chapter  2
Coconut Trees in a Cyclone: Vulnerability and Resilience in a Melanesian Context
Pages 20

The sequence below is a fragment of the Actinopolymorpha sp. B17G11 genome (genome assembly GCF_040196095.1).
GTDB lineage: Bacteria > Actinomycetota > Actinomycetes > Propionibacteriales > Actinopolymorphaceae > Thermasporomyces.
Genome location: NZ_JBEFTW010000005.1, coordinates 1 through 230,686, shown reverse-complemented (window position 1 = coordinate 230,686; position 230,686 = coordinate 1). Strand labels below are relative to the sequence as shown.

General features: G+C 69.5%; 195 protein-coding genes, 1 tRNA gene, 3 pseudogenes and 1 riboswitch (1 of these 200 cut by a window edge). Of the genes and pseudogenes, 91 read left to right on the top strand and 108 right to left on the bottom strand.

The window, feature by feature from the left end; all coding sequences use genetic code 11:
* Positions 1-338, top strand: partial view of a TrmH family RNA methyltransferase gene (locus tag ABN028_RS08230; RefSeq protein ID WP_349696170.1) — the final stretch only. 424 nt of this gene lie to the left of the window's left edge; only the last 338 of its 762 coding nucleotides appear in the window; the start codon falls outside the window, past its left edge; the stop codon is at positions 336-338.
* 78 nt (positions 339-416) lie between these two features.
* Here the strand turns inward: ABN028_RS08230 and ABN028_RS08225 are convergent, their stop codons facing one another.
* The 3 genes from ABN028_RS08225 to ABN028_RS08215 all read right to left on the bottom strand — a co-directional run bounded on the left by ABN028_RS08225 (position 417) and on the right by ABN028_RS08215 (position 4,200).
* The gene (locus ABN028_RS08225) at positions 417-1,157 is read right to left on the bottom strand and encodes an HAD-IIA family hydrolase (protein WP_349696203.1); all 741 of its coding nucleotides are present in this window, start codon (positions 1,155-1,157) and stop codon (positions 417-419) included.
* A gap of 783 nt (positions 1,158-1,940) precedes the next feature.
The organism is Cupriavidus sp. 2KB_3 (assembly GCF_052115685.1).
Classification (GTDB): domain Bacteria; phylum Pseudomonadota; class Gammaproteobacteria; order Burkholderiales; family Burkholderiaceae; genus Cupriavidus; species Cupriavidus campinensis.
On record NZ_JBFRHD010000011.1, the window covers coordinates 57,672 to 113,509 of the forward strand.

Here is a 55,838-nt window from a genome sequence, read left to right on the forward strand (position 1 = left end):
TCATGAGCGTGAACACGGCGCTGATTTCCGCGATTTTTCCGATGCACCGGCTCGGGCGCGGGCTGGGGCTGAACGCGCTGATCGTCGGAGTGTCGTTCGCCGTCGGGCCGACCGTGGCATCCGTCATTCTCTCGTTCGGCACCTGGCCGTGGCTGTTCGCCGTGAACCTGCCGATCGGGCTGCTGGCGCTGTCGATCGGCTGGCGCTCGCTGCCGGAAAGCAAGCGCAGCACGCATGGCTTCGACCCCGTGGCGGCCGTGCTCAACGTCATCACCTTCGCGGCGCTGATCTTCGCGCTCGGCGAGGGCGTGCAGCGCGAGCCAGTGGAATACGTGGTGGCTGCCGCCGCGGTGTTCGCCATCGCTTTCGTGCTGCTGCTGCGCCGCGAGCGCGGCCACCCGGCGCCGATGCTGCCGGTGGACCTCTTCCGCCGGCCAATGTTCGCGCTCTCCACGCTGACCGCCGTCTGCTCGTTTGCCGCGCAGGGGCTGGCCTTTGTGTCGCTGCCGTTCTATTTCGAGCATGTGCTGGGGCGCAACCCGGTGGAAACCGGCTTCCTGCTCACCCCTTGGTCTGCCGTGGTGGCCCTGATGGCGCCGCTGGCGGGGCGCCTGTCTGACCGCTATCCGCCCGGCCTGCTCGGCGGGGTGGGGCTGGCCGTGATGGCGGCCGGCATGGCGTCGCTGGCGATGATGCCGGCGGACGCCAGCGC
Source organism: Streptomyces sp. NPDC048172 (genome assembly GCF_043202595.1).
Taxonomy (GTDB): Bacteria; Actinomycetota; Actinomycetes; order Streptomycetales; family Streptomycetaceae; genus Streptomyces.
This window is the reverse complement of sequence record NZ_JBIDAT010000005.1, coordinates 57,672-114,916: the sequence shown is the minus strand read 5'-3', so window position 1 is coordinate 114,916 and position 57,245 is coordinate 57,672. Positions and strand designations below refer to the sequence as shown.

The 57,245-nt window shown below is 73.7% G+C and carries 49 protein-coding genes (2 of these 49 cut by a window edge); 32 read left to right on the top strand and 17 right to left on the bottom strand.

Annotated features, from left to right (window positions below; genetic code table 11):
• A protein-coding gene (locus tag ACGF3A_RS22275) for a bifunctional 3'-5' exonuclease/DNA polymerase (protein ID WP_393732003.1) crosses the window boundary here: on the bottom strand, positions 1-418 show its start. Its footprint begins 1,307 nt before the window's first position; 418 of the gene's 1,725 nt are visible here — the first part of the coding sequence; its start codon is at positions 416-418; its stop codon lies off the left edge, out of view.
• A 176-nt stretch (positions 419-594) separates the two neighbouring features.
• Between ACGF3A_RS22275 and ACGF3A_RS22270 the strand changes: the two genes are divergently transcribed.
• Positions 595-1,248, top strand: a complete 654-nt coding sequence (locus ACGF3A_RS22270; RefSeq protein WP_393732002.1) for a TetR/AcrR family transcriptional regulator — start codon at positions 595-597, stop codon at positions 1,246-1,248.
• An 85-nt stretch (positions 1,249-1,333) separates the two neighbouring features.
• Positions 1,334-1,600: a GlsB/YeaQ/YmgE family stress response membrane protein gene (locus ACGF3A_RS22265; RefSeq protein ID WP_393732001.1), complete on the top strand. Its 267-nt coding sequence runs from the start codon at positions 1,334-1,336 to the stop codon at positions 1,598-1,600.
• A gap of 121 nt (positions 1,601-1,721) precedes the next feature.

The above metaphor encapsulates the predicament facing some of the most vulnerable people in Melanesia today. One could easily reinterpret these ‘trees’ as households, the ‘cyclone’ as an unavoidable adverse event (or shock) such as a significant rise in imported food prices and ‘falling over’ as falling below a socially acceptable minimum standard of living (that is poverty). While the tree that is likely to succumb to the storm is considered to be ‘vulnerable’ to the cyclone’s effects (and the greater the chance that the tree will fall, the more vulnerable that tree is), so too are individuals or households vulnerable to the effects of unanticipated shocks that would see them fall into poverty or, if they are already poor, plunge deeper into poverty. In contrast, just like the tree that remains standing following the cyclone, those households that are able to withstand the effects of an adverse shock without falling into poverty are resilient.